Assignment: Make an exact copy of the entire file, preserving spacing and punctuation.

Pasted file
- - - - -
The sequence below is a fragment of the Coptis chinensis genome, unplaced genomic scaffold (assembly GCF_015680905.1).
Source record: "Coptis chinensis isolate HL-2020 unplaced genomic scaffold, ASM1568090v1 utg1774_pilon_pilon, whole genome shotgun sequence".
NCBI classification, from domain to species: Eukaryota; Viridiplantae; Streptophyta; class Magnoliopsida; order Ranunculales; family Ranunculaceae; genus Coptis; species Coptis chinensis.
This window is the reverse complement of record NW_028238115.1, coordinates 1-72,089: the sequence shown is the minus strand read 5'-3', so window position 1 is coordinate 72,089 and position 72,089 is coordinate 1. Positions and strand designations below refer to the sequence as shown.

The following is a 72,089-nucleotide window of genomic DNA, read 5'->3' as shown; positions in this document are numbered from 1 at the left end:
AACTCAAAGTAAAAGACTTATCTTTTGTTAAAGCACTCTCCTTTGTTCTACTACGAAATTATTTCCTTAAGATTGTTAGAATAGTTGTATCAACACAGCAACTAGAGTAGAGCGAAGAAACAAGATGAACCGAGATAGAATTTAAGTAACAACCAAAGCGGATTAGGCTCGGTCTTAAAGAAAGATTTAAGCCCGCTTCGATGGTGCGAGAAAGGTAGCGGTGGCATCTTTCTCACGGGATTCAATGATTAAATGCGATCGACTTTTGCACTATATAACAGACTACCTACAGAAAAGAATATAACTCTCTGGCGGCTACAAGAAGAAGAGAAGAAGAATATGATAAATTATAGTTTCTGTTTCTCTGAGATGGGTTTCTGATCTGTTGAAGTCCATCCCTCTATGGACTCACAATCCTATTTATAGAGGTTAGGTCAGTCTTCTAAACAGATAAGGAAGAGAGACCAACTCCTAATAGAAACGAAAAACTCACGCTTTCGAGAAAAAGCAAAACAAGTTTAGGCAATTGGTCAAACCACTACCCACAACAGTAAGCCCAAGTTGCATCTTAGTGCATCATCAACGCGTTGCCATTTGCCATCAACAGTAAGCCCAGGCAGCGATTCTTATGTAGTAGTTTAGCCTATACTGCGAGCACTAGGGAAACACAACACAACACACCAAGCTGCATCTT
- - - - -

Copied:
The sequence below is a fragment of the Coptis chinensis genome, unplaced genomic scaffold (assembly GCF_015680905.1).
Source record: "Coptis chinensis isolate HL-2020 unplaced genomic scaffold, ASM1568090v1 utg1774_pilon_pilon, whole genome shotgun sequence".
NCBI classification, from domain to species: Eukaryota; Viridiplantae; Streptophyta; class Magnoliopsida; order Ranunculales; family Ranunculaceae; genus Coptis; species Coptis chinensis.
This window is the reverse complement of record NW_028238115.1, coordinates 1-72,089: the sequence shown is the minus strand read 5'-3', so window position 1 is coordinate 72,089 and position 72,089 is coordinate 1. Positions and strand designations below refer to the sequence as shown.

The following is a 72,089-nucleotide window of genomic DNA, read 5'->3' as shown; positions in this document are numbered from 1 at the left end:
AACTCAAAGTAAAAGACTTATCTTTTGTTAAAGCACTCTCCTTTGTTCTACTACGAAATTATTTCCTTAAGATTGTTAGAATAGTTGTATCAACACAGCAACTAGAGTAGAGCGAAGAAACAAGATGAACCGAGATAGAATTTAAGTAACAACCAAAGCGGATTAGGCTCGGTCTTAAAGAAAGATTTAAGCCCGCTTCGATGGTGCGAGAAAGGTAGCGGTGGCATCTTTCTCACGGGATTCAATGATTAAATGCGATCGACTTTTGCACTATATAACAGACTACCTACAGAAAAGAATATAACTCTCTGGCGGCTACAAGAAGAAGAGAAGAAGAATATGATAAATTATAGTTTCTGTTTCTCTGAGATGGGTTTCTGATCTGTTGAAGTCCATCCCTCTATGGACTCACAATCCTATTTATAGAGGTTAGGTCAGTCTTCTAAACAGATAAGGAAGAGAGACCAACTCCTAATAGAAACGAAAAACTCACGCTTTCGAGAAAAAGCAAAACAAGTTTAGGCAATTGGTCAAACCACTACCCACAACAGTAAGCCCAAGTTGCATCTTAGTGCATCATCAACGCGTTGCCATTTGCCATCAACAGTAAGCCCAGGCAGCGATTCTTATGTAGTAGTTTAGCCTATACTGCGAGCACTAGGGAAACACAACACAACACACCAAGCTGCATCTT